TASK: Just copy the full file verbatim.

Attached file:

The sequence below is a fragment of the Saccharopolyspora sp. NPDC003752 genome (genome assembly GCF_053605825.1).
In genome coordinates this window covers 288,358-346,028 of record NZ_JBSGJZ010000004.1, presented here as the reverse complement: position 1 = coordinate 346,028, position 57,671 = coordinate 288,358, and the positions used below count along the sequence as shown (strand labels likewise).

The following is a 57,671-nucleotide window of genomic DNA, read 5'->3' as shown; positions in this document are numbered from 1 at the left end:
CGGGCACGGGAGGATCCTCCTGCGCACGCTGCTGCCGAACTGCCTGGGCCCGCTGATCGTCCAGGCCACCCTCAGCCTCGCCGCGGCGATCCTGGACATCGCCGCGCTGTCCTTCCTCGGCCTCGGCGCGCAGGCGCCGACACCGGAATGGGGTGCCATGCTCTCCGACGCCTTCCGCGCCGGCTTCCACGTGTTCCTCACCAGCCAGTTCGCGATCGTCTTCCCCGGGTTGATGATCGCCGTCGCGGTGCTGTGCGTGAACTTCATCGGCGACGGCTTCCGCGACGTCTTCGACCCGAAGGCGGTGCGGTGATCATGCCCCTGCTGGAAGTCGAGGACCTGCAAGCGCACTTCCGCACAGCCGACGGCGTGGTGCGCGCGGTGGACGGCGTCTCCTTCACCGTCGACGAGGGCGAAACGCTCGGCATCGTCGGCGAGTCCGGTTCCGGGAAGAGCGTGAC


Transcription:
The sequence below is a fragment of the Saccharopolyspora sp. NPDC003752 genome (genome assembly GCF_053605825.1).
In genome coordinates this window covers 288,358-346,028 of record NZ_JBSGJZ010000004.1, presented here as the reverse complement: position 1 = coordinate 346,028, position 57,671 = coordinate 288,358, and the positions used below count along the sequence as shown (strand labels likewise).

The following is a 57,671-nucleotide window of genomic DNA, read 5'->3' as shown; positions in this document are numbered from 1 at the left end:
CGGGCACGGGAGGATCCTCCTGCGCACGCTGCTGCCGAACTGCCTGGGCCCGCTGATCGTCCAGGCCACCCTCAGCCTCGCCGCGGCGATCCTGGACATCGCCGCGCTGTCCTTCCTCGGCCTCGGCGCGCAGGCGCCGACACCGGAATGGGGTGCCATGCTCTCCGACGCCTTCCGCGCCGGCTTCCACGTGTTCCTCACCAGCCAGTTCGCGATCGTCTTCCCCGGGTTGATGATCGCCGTCGCGGTGCTGTGCGTGAACTTCATCGGCGACGGCTTCCGCGACGTCTTCGACCCGAAGGCGGTGCGGTGATCATGCCCCTGCTGGAAGTCGAGGACCTGCAAGCGCACTTCCGCACAGCCGACGGCGTGGTGCGCGCGGTGGACGGCGTCTCCTTCACCGTCGACGAGGGCGAAACGCTCGGCATCGTCGGCGAGTCCGGTTCCGGGAAGAGCGTGAC